You can’t create more time in a day. You also can’t sacrifice sleep. That’s rule #1 of self-care: never, ever decide you’ll just get by with less sleep to practice it. You’ll eventually fail, and before you do, you’ll start resenting your new self-care habit. You’ll be tempted to quit self-care altogether instead of making reasonable adjustments.
What activities are you investing more time in than you need to? Remember that you need awake rest time, too, not just sleep. Don’t automatically start thinking of which leisure activities you might be able to do without. Think outside the box: maybe you can “multitask” and start drinking your morning coffee outside, if fresh air and nature is something you’re missing. Or do those chores at odd times, if not doing the chores is causing you stress; i.e. as soon as you get home from work or just after you wake up in the morning.
Sometimes, unfortunately, it comes down to a cost/benefit analysis. If you’re spending a significant (relative to your schedule) amount of time on leisure activities, think about how much it’s costing you to do that instead of something else. Then think about the benefits you get from spending that amount of time on leisure. Is it worth it? If not, don’t cut it out entirely. Just reduce the amount of time spent doing it.
4. Start small with 1-2 new habits
Don’t start with too many goals, because you’ll just get stressed over too much change at once. If you have a pretty packed schedule and making time for self-care is difficult, you especially need to avoid too much change at once. Start with one or two changes that seem most important, based on the work you’ve already done above. You can always add more later, but it’ll take time. It often takes several weeks, at least, to develop a new habit.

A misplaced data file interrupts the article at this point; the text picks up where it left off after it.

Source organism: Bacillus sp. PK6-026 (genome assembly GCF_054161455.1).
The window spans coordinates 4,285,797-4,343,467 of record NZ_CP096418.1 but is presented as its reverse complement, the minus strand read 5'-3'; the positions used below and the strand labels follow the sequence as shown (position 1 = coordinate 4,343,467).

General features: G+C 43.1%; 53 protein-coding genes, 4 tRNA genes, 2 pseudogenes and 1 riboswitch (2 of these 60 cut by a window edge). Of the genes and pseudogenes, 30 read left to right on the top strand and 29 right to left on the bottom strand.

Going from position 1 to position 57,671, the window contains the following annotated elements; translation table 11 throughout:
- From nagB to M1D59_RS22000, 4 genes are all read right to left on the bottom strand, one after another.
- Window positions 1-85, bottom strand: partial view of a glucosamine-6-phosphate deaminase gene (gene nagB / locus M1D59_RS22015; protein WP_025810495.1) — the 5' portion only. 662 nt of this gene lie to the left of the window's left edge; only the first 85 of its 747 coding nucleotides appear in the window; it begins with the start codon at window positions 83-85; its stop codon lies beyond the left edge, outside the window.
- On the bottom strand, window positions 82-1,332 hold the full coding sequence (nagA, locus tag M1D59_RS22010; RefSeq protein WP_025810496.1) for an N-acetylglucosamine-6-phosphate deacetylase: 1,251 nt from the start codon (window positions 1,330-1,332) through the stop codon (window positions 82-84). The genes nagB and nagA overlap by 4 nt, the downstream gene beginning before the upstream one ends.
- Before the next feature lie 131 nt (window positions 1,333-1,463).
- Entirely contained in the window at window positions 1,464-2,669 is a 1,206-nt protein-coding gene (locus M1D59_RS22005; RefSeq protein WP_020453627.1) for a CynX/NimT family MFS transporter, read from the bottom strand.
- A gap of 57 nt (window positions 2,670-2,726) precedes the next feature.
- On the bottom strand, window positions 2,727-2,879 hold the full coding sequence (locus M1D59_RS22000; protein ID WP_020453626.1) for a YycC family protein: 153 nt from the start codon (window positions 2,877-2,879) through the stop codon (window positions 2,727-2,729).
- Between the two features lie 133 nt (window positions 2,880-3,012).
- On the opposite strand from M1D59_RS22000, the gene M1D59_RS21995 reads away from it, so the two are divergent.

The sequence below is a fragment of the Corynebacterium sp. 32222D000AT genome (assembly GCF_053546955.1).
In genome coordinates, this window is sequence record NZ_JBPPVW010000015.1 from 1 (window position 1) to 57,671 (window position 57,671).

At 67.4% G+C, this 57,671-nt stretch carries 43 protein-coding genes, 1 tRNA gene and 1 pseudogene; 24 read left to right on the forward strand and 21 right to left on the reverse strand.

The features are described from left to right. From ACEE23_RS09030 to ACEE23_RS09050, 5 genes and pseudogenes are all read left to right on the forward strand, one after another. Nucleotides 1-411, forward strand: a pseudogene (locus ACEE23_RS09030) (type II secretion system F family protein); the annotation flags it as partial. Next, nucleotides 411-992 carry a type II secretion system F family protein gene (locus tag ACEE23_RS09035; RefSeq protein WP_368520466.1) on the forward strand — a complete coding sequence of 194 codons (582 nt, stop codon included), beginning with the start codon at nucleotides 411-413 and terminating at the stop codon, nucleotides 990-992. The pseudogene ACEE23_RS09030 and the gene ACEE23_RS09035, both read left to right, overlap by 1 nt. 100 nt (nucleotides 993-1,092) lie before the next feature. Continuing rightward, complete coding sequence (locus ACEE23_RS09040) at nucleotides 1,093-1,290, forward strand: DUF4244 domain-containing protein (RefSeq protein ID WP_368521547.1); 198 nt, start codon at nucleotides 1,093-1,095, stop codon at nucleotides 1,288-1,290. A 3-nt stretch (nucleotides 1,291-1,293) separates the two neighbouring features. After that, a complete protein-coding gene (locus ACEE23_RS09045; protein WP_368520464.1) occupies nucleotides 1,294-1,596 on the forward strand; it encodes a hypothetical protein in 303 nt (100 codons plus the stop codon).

This isn’t an area to be impatient in, though. You probably want to start seeing the benefits right away, but the chances of that happening aren’t worth the risk of you quitting altogether.
5. Create accountability
There are definitely going to be times you want to skip your developing habit. It’s a slippery slope, though! There are several ways you can create accountability to make sure you follow through with your goals. Here are some ideas:
Involve another person. Ask them to check with you every day about whether you did your self-care activity.
Join a group. If your self-care goal was to exercise more, take a class (if it costs a little money, all the better) or make plans with a friend (then you have the risk of disappointing that friend).
Keep a daily checklist. But don’t stuff it away in a planner you never use. Keep that checklist on the fridge, your wall calendar, or someplace where you can see it often. A little guilt is not a bad thing here!
Because let’s face it, until you really start seeing and feeling the benefits of your new habits, your motivation is going to wax and wane. Accept that it’s normal and prepare for it now. Then, when push comes to shove, those setbacks won’t be anything more than temporary.
Have you had success building new habits? Do you have advice on how to begin self-care? I’d love to hear about it in the comments! Thanks, again, for reading.